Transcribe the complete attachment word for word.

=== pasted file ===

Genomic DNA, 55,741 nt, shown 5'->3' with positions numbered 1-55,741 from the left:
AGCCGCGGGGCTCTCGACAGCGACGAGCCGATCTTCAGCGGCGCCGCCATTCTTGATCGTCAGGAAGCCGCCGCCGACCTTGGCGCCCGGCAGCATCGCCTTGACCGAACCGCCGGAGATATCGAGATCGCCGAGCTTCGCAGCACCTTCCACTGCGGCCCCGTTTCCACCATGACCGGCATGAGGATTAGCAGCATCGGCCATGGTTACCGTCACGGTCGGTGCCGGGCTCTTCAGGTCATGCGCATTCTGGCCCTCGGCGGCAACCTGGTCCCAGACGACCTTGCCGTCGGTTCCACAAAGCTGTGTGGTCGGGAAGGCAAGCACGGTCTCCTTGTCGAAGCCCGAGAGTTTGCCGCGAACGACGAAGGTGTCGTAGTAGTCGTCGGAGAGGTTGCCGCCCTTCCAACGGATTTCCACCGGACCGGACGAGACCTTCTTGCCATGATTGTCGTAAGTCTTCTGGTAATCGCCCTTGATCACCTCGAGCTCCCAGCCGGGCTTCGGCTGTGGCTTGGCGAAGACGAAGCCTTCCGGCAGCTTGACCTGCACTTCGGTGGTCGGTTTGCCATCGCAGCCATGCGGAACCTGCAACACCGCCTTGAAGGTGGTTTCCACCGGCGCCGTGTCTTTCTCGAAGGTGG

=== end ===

Genomic DNA, 55,741 nt, shown 5'->3' with positions numbered 1-55,741 from the left:
AGCCGCGGGGCTCTCGACAGCGACGAGCCGATCTTCAGCGGCGCCGCCATTCTTGATCGTCAGGAAGCCGCCGCCGACCTTGGCGCCCGGCAGCATCGCCTTGACCGAACCGCCGGAGATATCGAGATCGCCGAGCTTCGCAGCACCTTCCACTGCGGCCCCGTTTCCACCATGACCGGCATGAGGATTAGCAGCATCGGCCATGGTTACCGTCACGGTCGGTGCCGGGCTCTTCAGGTCATGCGCATTCTGGCCCTCGGCGGCAACCTGGTCCCAGACGACCTTGCCGTCGGTTCCACAAAGCTGTGTGGTCGGGAAGGCAAGCACGGTCTCCTTGTCGAAGCCCGAGAGTTTGCCGCGAACGACGAAGGTGTCGTAGTAGTCGTCGGAGAGGTTGCCGCCCTTCCAACGGATTTCCACCGGACCGGACGAGACCTTCTTGCCATGATTGTCGTAAGTCTTCTGGTAATCGCCCTTGATCACCTCGAGCTCCCAGCCGGGCTTCGGCTGTGGCTTGGCGAAGACGAAGCCTTCCGGCAGCTTGACCTGCACTTCGGTGGTCGGTTTGCCATCGCAGCCATGCGGAACCTGCAACACCGCCTTGAAGGTGGTTTCCACCGGCGCCGTGTCTTTCTCGAAGGTGG